After a surgery and a few weeks in hospital, Amanda was very frail, and needed support 3 times a day, 7 days a week. We started supporting her on the day she was discharged from hospital. She needed help to get ready for the day, have breakfast and take her medication. Her medication after hospital was quite complex and our Wellbeing Team helped her sort it out, arranging visits with district nurses and follow-up hospital appointments. Her package costs £2510/month.
Alan had a complex medical history and had been diagnosed with dementia. His wife, Karen, was supporting him but she needed daily respite for her own wellbeing. We offered a package with long visits 7 days a week to go for walks along the river, play games, do crafts and to talk about animals and cars, which Alan was very passionate about. His monthly package cost £1385.
Ellen was quite reluctant to get support, but her daughters strongly felt she’d benefit from having someone coming in for some companionship, and support with meal planning and shopping. We started with a package of 2 visits each week and shopping, for £340/month.
We give the people we support the flexibility to change their package to suit their changing needs. Ellen was no different, she started to enjoy the company of our Wellbeing Support Workers and asked to increase support to include daily visits to help her get ready for the day, have a shower, and get a good and nutritious breakfast. We visited her 7 days a week, with a new £980/month package.
We met Margaret because even though she was very independent, after her husband Bill passed away, she was beginning to struggle with housework and looking after her dog, Toby.
We made sure that Margaret no longer had to worry about household chores such as the ironing and hoovering, allowing her more time to spend doing the things she enjoyed like reading, knitting and visiting friends. Because Bill had taken care of most of the DIY during their marriage, we were also there to support when little jobs around the house needed attention.
Margaret soon found that as well as having help with the everyday practical tasks, she also really enjoyed the company of Lucy, one of our Wellbeing Support Workers… who was a big hit with Toby too! Although we initially met Margaret to help her with jobs around the house which she was very grateful for, it was the relationship she developed with Lucy that helped her adjust to life without Bill, and she loves to share stories about their lives together.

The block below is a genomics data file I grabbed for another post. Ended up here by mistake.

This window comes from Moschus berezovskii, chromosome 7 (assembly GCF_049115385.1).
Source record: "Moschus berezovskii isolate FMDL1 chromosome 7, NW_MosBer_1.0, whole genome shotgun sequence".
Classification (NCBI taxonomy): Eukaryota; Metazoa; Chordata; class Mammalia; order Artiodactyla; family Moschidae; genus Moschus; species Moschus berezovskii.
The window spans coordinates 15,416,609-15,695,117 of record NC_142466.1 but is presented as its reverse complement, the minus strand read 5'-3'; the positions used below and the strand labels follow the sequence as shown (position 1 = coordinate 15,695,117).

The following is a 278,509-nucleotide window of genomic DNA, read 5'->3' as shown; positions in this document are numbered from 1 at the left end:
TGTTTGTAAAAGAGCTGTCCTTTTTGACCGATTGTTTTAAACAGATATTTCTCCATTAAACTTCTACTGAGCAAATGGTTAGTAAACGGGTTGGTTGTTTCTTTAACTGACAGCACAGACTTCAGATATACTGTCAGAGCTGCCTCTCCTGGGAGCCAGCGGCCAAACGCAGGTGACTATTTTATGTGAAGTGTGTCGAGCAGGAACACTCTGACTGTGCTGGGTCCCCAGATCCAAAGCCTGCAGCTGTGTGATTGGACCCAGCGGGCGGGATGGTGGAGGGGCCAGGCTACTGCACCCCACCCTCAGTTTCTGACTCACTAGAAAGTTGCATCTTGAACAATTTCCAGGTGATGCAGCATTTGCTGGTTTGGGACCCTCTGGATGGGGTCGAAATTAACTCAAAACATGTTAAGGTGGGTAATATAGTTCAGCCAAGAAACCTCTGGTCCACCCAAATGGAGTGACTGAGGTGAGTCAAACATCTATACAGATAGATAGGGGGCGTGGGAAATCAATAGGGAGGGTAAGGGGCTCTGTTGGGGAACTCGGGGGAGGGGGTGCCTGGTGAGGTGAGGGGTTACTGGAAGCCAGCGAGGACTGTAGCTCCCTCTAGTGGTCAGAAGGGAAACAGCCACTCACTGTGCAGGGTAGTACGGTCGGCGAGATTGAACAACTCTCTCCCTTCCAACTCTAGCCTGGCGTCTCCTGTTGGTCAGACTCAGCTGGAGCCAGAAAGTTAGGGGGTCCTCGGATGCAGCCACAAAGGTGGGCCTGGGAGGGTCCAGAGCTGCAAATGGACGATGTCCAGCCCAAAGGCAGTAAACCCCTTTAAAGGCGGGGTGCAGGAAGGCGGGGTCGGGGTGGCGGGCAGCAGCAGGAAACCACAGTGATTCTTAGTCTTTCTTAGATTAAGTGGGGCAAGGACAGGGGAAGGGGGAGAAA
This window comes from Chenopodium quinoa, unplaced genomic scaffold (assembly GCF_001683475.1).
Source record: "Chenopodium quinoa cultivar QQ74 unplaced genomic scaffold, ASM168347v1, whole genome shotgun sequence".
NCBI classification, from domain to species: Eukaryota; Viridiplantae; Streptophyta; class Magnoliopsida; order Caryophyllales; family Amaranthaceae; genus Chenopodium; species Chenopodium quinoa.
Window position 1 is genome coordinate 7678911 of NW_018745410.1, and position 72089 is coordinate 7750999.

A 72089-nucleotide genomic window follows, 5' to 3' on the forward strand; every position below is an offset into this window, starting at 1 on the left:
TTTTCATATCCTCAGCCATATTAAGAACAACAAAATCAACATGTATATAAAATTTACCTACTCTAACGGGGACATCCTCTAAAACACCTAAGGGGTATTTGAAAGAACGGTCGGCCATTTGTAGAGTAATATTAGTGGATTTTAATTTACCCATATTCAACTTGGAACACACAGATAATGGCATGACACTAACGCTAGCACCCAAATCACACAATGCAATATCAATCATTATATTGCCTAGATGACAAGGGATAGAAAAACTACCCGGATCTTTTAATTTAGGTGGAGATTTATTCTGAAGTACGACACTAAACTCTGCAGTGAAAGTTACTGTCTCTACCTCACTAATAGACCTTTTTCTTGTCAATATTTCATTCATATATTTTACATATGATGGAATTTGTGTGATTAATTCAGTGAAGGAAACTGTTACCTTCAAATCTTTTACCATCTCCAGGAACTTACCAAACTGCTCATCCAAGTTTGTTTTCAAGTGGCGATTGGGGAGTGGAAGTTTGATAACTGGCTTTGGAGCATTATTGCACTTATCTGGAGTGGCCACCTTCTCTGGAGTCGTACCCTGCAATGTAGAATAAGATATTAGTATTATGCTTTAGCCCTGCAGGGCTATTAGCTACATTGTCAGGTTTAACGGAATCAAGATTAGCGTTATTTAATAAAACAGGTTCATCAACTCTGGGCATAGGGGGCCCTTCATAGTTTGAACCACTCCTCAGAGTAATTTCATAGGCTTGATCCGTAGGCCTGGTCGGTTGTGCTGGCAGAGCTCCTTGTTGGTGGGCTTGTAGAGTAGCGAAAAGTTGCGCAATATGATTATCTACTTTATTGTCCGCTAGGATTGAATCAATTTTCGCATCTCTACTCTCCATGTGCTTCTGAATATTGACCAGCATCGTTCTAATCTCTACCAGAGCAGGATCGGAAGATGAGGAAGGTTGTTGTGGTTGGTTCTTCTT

Support isn’t only about the physical things you need. You might need emotional support after a life-changing event, too. Our BelleVie Teams have an approach that focuses on what matters to you, rather than what’s the matter with you. Martin’s story is just one example of how our BelleVie Wellbeing Support Workers gave him the support and information that helped make a difference to him. After a very sudden and unexpected stroke, Martin needed some support with his personal care. Our team met with him shortly after he was discharged from hospital with a view to help. Martin and the team started to discover how best to adjust, not only to his home and lifestyle, but to support him in the transition to life post-stroke. When asked what the team could do best to really support him, the answer came; ‘be forward thinking’. This meant not focusing on limits, instead asking “What can I do next?”.
The team all agreed there was so much that Martin was able to do, and they just needed to work together to make sure it happened. One of the team’s main aims was to get Martin ‘feeling like Martin’ again; even if that just meant having a nice chat. Martin and his family said the most meaningful part of the experience was the connections made with the team, and they loved how BelleVie Wellbeing Support Workers go above and beyond. From picking up prescriptions to getting a bit of shopping, or even a favourite treat Martin had been missing from the local bakery, nothing was too much trouble for our crew. The family also found that our team were able to make Martin’s life more comfortable and fulfilling. Most importantly, Martin felt supported at a challenging time in his life, because of the way the team worked with him and listened to his wishes.
When we first visited Sheila we quickly understood how we could help improve Sheila’s quality of life. She was frustrated that she was stuck in the house all day, and would often be bored, which was affecting her both mentally and physically.
We built a relationship with Sheila, and found out what she really enjoyed doing – ultimately the things that got her out of bed in the morning and brought a smile to her face. One of our very talented Wellbeing Support Workers, Lisa, was able to find out this information because she had the time to build a trusting, personal relationship with Sheila. Lisa discovered she enjoyed bird watching, which we facilitated by providing a spare pair of binoculars to replace her broken ones. Sheila also loved going to the movies, so Lisa accompanied her to a pop-up cinema organised by Age UK. As well as activities, Sheila also enjoys the companionship of others and likes to share stories with Lisa over a cup of tea about her time as a nurse.
Sheila’s quality of life has greatly improved, and our support has enabled her to meet new people as well as having a great relationship with Lisa. They even recently discovered that Sheila and Lisa’s mum worked at the same hospital!